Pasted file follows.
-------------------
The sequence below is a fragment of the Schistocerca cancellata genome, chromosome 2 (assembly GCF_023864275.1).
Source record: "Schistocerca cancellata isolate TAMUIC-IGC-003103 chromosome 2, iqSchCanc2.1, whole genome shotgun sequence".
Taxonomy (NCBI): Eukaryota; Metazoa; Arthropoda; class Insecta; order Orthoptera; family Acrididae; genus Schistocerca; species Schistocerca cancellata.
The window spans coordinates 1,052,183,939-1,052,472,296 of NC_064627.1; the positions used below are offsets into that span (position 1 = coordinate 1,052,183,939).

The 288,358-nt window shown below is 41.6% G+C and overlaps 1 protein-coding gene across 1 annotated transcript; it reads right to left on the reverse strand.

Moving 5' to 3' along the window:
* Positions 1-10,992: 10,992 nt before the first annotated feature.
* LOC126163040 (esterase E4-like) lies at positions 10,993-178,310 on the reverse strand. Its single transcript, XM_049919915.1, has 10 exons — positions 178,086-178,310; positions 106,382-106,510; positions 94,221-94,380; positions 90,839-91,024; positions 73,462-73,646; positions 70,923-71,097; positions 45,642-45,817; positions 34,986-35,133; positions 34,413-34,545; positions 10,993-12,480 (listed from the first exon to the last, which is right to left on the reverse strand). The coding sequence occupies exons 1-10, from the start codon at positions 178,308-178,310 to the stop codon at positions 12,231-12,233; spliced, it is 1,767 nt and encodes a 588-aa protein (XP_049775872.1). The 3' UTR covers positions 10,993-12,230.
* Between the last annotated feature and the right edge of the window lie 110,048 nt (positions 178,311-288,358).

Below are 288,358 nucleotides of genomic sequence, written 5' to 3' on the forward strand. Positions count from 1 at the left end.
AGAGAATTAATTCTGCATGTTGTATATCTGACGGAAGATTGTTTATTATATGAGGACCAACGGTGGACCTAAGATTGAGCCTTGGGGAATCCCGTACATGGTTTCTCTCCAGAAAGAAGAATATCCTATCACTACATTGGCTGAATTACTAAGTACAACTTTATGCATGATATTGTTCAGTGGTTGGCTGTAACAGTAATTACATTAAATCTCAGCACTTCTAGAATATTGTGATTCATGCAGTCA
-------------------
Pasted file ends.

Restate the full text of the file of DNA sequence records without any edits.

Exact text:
The sequence below is a fragment of the Schistocerca cancellata genome, chromosome 2 (assembly GCF_023864275.1).
Source record: "Schistocerca cancellata isolate TAMUIC-IGC-003103 chromosome 2, iqSchCanc2.1, whole genome shotgun sequence".
Taxonomy (NCBI): Eukaryota; Metazoa; Arthropoda; class Insecta; order Orthoptera; family Acrididae; genus Schistocerca; species Schistocerca cancellata.
The window spans coordinates 1,052,183,939-1,052,472,296 of NC_064627.1; the positions used below are offsets into that span (position 1 = coordinate 1,052,183,939).

The 288,358-nt window shown below is 41.6% G+C and overlaps 1 protein-coding gene across 1 annotated transcript; it reads right to left on the reverse strand.

Moving 5' to 3' along the window:
* Positions 1-10,992: 10,992 nt before the first annotated feature.
* LOC126163040 (esterase E4-like) lies at positions 10,993-178,310 on the reverse strand. Its single transcript, XM_049919915.1, has 10 exons — positions 178,086-178,310; positions 106,382-106,510; positions 94,221-94,380; positions 90,839-91,024; positions 73,462-73,646; positions 70,923-71,097; positions 45,642-45,817; positions 34,986-35,133; positions 34,413-34,545; positions 10,993-12,480 (listed from the first exon to the last, which is right to left on the reverse strand). The coding sequence occupies exons 1-10, from the start codon at positions 178,308-178,310 to the stop codon at positions 12,231-12,233; spliced, it is 1,767 nt and encodes a 588-aa protein (XP_049775872.1). The 3' UTR covers positions 10,993-12,230.
* Between the last annotated feature and the right edge of the window lie 110,048 nt (positions 178,311-288,358).

Below are 288,358 nucleotides of genomic sequence, written 5' to 3' on the forward strand. Positions count from 1 at the left end.
AGAGAATTAATTCTGCATGTTGTATATCTGACGGAAGATTGTTTATTATATGAGGACCAACGGTGGACCTAAGATTGAGCCTTGGGGAATCCCGTACATGGTTTCTCTCCAGAAAGAAGAATATCCTATCACTACATTGGCTGAATTACTAAGTACAACTTTATGCATGATATTGTTCAGTGGTTGGCTGTAACAGTAATTACATTAAATCTCAGCACTTCTAGAATATTGTGATTCATGCAGTCA